March 24, 2011
Three TSPMG Physicians Go on Medical Mission to Haiti
|From left to right: Scott Pugel, MD, Jaime Pham, MD and
Jim Toth, MD, at the Whitney Clinic in Hinche, Haiti.
One of TSPMG's newest physicians has had a long commitment to serve the people of Haiti through medical mission trips to the besieged island nation. Jim Toth, MD, who serves at the Sugar Hill-Buford Medical Office as a primary care physician, has visited Haiti every year for the past 11 years. During his trips, Dr. Toth helped set up the Whitney Clinic, a year-round care facility in the heart of that country.
In a bit of irony, Dr. Toth's hiring happened because of his successful efforts to ask other physicians to join him in Haiti. “He recruited me to go with him a decade ago,” says Scott Pugel, MD, Managing Physician at the Gwinnett Medical Office. “I was able to recruit him to join TSPMG last year.”
At the end of February, Drs. Toth and Pugel visited Haiti one more time, this time joined by Jaime Pham, MD, a pediatrician at Gwinnett, along with other physicians and dentists. They returned to the Whitney Clinic in Hinche, a town 40 miles north of Port-au-Prince, and checked in on patients, providing free primary, pediatric and dental care for a week, eventually serving more than 1,300 Haitians.
For a unique look at this medical mission trip, below are extracts from e-mail updates written by Dr. Toth's wife, Catherine.
Monday, Feb. 21:
"There are several ‘good things’ this year: The roads were nice and smooth; they are starting to put in power-lines—which means lights are coming! This will allow for travel at night at some point in the future.
"[This year, the clinic area has] new paint, new lights and working fans, oh my! VERY NICE!! [It] will be much more comfortable!
"Scott Pugel and Jaime Pham saw an 8-day old brought in with jaundice and dehydration. The first picture I got, it looked like a doll it was so tiny! Then I got the whole story with an up close picture. The baby has a cleft lip and palate... [causing] a nutrition/feeding issue."
Tuesday, Feb. 22:
"The little girl with the cleft palate came back today and is already looking better now that feeding is being done correctly. I gave them the info on Operation Smile, so hopefully she can be put on their list for the next time they are in town."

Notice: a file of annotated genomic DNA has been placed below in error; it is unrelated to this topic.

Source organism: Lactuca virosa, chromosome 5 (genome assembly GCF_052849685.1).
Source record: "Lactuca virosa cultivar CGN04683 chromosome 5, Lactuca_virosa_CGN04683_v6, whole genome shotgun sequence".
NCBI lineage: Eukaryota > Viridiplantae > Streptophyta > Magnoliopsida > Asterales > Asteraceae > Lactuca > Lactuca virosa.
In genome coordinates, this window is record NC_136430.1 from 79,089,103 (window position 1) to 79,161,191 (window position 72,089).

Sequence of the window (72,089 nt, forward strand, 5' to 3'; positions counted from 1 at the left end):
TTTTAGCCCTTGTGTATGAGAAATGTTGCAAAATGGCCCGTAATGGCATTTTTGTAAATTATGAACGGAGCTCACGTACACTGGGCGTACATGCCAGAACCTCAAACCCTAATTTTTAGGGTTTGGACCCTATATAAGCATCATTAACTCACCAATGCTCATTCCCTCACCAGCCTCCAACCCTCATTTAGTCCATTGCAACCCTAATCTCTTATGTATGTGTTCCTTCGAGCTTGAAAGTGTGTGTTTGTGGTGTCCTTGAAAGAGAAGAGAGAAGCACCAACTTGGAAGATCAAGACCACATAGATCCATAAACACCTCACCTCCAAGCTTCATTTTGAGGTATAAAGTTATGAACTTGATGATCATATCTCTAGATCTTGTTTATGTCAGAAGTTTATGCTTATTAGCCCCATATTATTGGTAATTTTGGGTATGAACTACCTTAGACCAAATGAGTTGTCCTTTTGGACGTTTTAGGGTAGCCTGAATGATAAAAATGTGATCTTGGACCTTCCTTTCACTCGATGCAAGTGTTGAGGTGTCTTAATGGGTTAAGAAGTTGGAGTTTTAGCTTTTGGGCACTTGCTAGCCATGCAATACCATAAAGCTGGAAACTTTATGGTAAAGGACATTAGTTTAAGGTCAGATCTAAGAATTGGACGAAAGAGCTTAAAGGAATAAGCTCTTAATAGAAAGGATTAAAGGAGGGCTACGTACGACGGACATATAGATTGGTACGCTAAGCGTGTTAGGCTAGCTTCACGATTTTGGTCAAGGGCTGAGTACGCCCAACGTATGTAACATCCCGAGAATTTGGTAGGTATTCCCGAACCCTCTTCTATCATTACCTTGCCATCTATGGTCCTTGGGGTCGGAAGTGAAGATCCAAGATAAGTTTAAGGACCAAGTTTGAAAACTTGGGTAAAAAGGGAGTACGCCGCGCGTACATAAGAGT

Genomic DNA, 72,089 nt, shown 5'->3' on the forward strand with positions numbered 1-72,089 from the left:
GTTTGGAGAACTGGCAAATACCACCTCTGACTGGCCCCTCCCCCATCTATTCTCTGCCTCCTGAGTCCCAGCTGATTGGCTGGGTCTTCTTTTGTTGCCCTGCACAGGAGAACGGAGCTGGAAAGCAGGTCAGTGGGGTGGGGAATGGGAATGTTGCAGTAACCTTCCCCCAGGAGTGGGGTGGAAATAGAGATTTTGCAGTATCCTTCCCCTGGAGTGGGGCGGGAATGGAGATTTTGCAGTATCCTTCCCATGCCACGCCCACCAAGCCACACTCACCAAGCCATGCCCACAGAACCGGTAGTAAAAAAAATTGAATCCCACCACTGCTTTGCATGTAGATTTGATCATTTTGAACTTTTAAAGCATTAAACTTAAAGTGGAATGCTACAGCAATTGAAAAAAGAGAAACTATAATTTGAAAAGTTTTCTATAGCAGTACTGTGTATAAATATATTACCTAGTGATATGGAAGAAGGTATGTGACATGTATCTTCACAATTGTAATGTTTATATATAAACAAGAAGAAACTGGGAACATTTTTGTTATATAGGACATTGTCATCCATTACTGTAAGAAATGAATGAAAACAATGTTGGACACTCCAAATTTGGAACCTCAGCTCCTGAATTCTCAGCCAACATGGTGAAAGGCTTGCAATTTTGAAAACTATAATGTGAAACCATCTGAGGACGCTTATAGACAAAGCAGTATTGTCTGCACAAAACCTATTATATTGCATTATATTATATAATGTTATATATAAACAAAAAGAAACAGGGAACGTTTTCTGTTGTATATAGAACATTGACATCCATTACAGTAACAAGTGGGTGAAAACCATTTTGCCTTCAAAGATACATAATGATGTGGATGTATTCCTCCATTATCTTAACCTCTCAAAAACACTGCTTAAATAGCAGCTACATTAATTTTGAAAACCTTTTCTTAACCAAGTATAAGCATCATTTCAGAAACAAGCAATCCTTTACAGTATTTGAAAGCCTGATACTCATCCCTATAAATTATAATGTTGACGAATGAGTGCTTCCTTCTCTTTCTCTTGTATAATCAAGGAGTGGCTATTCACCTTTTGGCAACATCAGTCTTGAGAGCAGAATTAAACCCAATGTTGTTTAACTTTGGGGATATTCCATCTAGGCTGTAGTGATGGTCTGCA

Wednesday, Feb. 23:
"Today was a tough day all around. They actually saw less patients by the numbers today (183 medical and 83 teeth pulled by dental), but they were MUCH sicker. This is a typical pattern for the middle of the week; tomorrow will probably be the same if not worse."
Thursday, Feb. 24:
"At first, Jim texted that they saw 209 patients on the medical side and 42 patients in dental with 54 extractions. That seemed about right, when compared to the rest of the week. Then I got a text telling me 'Ooops, I made a mistake! Medical saw 290, as in ten short of 300!' (Now first of all, his mother always told him, NO ONE wants to hear their doctor say ‘Ooops!’), but this was a big difference!
"[Today, another member of the team] purchased 80 lbs. of rice and beans in the market and by 6 pm it was all gone. Rice and beans?? Evidently they don’t just hand out medicine in the pharmacy, especially if it needs to be taken with food! SO you get your prescription filled and a bag of rice and beans as well.
"We talked briefly about all the sad patient stories from yesterday as well as several from today. There are more sad stories than most people realize. The team will still interact with dignity in the face of death, the patients deserve that. Too often they are told to go to Cange [another medical facility] and they can be made better or that an expensive treatment will cure them. We have to tell the truth, there is nothing that can be done; we will work with you and your family so that you will be comfortable and your pain will be controlled."
Friday, Feb. 25:
"Some final numbers: Medical saw a total for the week of 1,112 and Dental 225. They purchased 1,300 lbs of beans and rice to hand out to over 144 people. They averaged 7 lbs. of rice and 2.25 lbs. of pinto beans per person. I asked when we started to give out food in the pharmacy and he told me a couple of years ago. People would come in complaining of belly pain, but there was no medicine necessary. It was hunger. They don’t give food to everyone, only the very poor.
"That’s it for this year. They get up at 5 am tomorrow, mass is at 6 am and they plan to be on the road to [Port au Prince] by 7:30 am.... Goodnight!"